Lusk has been another Dirty Politics figure to emerge during the Ross saga. Lusk, who advertises himself as able to remove politicians from office, had been providing advice to Ross.

He has previously advised Ross and was believed to be - along with Slater - close to the East Auckland man prior to his challenge for the Botany electorate candidacy.

Millionaire and Seventh Day Adventist church leader Paul Honnor is another to emerge as a link between Ross and Slater, and is also believed to have been involved in co-ordinating support for the now-independent MP.

Honnor has known Slater for more than a decade, supporting the blogger when his security business went into liquidation and providing occasional work since. Honnor was a director of Slater's company Social Media Consultants Ltd for three years.

Honnor was also a figure of influence in the life of Ross who grew up without a father.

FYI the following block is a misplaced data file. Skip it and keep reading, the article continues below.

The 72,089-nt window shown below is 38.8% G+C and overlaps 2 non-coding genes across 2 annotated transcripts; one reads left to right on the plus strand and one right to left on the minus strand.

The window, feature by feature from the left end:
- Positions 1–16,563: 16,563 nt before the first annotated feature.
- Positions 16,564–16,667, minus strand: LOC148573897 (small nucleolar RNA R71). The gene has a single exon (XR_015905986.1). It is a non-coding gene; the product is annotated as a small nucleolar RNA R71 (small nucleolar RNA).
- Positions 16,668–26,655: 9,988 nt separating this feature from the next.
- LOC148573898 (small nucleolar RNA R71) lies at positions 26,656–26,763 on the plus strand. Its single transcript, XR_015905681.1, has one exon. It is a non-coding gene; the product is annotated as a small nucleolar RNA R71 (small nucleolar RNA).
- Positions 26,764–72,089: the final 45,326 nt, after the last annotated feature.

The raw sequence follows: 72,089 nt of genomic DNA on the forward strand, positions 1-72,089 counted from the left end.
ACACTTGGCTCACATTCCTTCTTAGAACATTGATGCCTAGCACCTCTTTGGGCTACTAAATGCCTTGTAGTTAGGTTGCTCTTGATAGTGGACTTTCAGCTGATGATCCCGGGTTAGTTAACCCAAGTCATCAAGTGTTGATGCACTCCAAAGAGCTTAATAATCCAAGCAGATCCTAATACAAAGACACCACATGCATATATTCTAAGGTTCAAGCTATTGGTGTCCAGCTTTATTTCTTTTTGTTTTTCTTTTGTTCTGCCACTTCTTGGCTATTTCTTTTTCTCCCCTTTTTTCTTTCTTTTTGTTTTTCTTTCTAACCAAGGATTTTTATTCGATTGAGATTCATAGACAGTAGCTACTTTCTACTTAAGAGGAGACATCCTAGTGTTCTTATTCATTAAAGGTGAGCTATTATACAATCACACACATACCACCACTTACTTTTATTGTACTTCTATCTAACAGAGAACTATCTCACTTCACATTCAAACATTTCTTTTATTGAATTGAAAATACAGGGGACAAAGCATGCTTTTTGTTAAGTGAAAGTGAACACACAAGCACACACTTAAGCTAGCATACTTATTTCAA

Rogue MP Jami-Lee Ross with National Party president Peter Goodfellow when selected to contest the Botany electorate. Photo / Supplied
Rogue MP Jami-Lee Ross with National Party president Peter Goodfellow when selected to contest the Botany electorate. Photo / Supplied

Slater wrote of Ross a few days ago: "We both have a mutual friend who I consider to be one of the wisest people I know. We are both working hard to support Jami-Lee Ross as friends."

Those who know Slater believe the man he called "like a second father" was Honnor.

The wealthy businessman, who has a home on Paritai Drive, would hold weekly prayer meetings at the Seventh Day Adventist Church in Manukau, which Ross and Slater attended at the same time.

Honnor disconnected the call when telephoned for comment. Slater did not return a request for comment.

Meanwhile, a spokeswoman for the Electoral Commission confirmed this afternoon it had been contacted by police in connection with a complaint laid by Ross about a $100,000 electoral donation. The Commission said it would provide advice as required.

Police declined to comment on their investigation.